CALLING ON YOU

francis bebey – sanza nocturne
sun ra – india
dj shadow – in/flux
khruangbin – summer madness
herbie hancock – death wish
helado negro – sound & vision
the so ons – tej
the doobie brothers – you belong to me
merging traffic – mr magic
grover washington jr. – mr magic
the stance brothers – on top (guitar & flute)
the talking heads – burning down the house (lntg acid remix)
soundforce – american lover (diesel edit)
lonnie liston smith – spirits free
izy – frantic
gary bartz – music is my sanctuary’
bobby hutcherson – yuyo
s.fidelity feat bluestaeb & melodiesinfonie – love international inc
bokani dyer – ke nako
atomga – lucidity
soul supreme – umi says
station 17 + kalabrese – jabaluu
john carroll kirby – sensing not seeing
gil scott-heron – 17th street (live)
the beastie boys – song for junior
stereolab – come play in the milky night

 


MIX NOTES

Sanza Nocturne – Cameroon-born Parisian author, playwright, musician, and sculptor Francis Bebey released albums for over 30 years, beginning in 1968. His early stuff was often guitar-based, but he branched out into synths and traditional African instruments as the years wore on. He’s credited with helping launch Manu Dibango’s career in France, and for popularizing the Cameroonian Makossa rhythm.

India – This slow bit of weirdness opens up Sun Ra’s 1957 “Super-Sonic Jazz” LP, released on his own label, Saturn – one of the first artist-owned, Black-owned labels of its kind. The Arkestra in those days was an an octet, and they had yet to really embrace the freaky-deeky costumes and free-form poetry that defined their legacy. But lucky for us, the music had already left the stratosphere. Some people in the 50s and 60s used to call music like this, with clear Eastern & Western fusion, “Exotica”.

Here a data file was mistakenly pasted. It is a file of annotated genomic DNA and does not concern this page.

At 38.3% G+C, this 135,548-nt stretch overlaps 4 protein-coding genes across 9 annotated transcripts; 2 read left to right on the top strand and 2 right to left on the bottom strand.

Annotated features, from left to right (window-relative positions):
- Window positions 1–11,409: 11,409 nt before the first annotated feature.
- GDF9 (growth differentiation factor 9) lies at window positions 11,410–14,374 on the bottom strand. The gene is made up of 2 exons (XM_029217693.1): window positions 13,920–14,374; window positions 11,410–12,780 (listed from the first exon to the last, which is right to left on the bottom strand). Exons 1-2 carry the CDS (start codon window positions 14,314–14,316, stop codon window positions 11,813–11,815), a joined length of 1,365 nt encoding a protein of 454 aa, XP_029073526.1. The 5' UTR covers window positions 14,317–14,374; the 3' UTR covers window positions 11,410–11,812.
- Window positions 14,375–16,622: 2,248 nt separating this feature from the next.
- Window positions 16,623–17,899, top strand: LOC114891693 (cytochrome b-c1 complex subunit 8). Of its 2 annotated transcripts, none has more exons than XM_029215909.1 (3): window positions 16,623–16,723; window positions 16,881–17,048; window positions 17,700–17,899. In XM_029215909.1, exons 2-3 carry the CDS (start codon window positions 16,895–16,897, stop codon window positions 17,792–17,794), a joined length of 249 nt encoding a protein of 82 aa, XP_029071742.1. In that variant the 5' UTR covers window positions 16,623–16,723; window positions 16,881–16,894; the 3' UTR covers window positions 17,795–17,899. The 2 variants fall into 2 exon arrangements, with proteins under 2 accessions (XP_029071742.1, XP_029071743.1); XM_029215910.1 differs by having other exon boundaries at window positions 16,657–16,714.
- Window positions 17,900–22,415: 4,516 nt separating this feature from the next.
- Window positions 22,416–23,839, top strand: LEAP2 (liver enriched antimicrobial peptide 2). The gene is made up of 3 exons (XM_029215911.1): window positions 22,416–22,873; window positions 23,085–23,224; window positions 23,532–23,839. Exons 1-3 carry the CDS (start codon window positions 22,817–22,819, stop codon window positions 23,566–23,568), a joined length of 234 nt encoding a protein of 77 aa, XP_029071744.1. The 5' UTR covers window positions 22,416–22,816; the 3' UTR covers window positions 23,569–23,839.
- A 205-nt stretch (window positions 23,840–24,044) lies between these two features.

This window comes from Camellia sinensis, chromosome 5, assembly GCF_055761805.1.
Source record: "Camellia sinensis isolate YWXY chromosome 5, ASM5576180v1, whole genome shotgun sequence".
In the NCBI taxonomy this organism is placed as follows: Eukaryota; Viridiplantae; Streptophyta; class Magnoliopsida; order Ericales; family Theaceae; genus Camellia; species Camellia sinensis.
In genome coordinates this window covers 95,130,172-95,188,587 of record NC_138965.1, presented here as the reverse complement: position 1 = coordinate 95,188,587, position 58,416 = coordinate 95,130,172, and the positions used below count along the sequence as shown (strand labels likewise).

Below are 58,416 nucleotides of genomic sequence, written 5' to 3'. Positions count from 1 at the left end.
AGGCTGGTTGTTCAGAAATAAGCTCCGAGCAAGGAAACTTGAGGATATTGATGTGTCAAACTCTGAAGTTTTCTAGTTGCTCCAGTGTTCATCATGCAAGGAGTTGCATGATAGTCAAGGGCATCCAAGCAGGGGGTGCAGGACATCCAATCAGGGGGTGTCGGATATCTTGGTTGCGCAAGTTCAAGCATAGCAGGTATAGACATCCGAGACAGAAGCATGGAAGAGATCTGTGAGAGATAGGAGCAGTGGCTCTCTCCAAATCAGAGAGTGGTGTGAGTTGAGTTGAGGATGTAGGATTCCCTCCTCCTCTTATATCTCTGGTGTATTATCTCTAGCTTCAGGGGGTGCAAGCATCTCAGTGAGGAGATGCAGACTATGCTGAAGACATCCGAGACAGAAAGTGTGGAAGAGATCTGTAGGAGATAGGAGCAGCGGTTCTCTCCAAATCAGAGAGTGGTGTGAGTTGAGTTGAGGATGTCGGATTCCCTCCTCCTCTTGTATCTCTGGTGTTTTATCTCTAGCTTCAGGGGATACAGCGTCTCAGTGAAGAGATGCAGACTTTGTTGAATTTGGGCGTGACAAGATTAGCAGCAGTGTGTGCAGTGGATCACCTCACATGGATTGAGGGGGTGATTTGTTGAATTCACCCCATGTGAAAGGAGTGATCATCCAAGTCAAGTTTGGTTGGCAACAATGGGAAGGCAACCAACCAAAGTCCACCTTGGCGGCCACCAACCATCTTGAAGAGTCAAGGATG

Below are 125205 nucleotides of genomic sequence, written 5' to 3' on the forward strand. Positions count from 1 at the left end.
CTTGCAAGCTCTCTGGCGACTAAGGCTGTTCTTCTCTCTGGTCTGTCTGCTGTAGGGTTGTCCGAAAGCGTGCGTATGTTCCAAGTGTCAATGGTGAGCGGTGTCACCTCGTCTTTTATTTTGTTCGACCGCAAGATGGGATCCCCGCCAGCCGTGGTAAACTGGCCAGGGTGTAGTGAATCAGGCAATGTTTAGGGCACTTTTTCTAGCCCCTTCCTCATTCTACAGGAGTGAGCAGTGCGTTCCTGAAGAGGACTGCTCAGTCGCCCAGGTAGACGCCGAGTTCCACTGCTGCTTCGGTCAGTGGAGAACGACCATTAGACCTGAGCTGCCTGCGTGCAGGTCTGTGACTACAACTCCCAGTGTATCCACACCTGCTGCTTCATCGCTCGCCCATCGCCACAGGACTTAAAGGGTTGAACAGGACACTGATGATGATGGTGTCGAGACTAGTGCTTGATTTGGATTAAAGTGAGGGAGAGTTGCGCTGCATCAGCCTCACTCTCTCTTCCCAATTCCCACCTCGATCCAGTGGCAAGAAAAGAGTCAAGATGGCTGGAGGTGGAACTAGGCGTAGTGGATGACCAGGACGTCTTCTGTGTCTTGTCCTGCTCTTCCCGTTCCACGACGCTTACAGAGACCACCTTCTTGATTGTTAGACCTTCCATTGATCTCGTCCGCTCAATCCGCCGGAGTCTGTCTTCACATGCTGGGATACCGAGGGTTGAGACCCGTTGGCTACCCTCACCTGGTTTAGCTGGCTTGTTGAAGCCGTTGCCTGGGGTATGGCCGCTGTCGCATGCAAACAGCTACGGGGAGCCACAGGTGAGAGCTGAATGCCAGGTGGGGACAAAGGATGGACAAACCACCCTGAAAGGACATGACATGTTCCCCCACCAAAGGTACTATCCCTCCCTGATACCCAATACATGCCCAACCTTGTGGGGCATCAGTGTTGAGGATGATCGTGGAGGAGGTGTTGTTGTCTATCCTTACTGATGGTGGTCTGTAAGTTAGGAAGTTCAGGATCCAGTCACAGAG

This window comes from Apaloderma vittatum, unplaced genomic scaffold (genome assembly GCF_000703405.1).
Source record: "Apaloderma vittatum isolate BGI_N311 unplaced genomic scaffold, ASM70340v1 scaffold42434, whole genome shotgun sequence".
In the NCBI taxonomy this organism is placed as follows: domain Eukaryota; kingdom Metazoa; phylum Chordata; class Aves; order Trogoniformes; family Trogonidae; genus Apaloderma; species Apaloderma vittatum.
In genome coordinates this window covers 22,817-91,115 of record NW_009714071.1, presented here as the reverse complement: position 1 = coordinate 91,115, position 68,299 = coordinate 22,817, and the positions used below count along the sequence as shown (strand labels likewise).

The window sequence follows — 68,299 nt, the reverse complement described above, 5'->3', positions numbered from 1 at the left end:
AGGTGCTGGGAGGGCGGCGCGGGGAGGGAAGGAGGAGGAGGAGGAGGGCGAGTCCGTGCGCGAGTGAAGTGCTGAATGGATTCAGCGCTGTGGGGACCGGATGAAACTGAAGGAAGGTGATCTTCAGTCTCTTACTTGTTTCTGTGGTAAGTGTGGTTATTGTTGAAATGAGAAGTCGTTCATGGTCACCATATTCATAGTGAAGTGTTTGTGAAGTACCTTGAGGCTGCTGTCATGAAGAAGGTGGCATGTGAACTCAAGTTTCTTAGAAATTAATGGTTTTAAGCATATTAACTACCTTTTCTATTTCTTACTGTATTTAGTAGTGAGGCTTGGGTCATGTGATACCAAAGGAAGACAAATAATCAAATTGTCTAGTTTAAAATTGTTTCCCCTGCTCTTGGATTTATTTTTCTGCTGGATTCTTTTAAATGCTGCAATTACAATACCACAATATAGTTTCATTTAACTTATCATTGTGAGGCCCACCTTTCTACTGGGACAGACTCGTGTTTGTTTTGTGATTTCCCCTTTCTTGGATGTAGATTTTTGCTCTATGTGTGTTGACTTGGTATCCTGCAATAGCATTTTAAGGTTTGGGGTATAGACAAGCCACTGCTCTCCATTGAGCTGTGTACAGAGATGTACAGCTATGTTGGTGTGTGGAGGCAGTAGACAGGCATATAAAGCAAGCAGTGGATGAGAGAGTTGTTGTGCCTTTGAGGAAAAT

In/Flux – I think this is from DJ Shadow’s very first 12” on James Lavelle’s London label, Mo Wax, under the name DJ Shadow and The Groove Robbers. Three years before his 1996 landmark LP Entroducing came out, he was already really adept at crafting weird, moody soundscapes that were above and beyond a lot of the basic Hip Hop beat makers running around at the time. Turntablist records rarely held my interest for very long, but Shadow remains and exception to that rule.

Summer Madness – Yes, Khruangbin songs all have the exact same sound and reverby mix, but when it works, it really works, and Kool & The Gang’s “Summer Madness” is a slice of schmoove I will never tire of.

Death Wish – Mr Herbie Hancock and the Headhunters in stellar form for the soundtrack of Dino De Laurentis’ 1974 white rage opus, Death Wish. The movies freaked me out as a kid, mostly because the director seemed to have a rape fetish, and Charles Bronson isn’t exactly likable in them. He’s a psycho. The music, however, is uncut DOPE.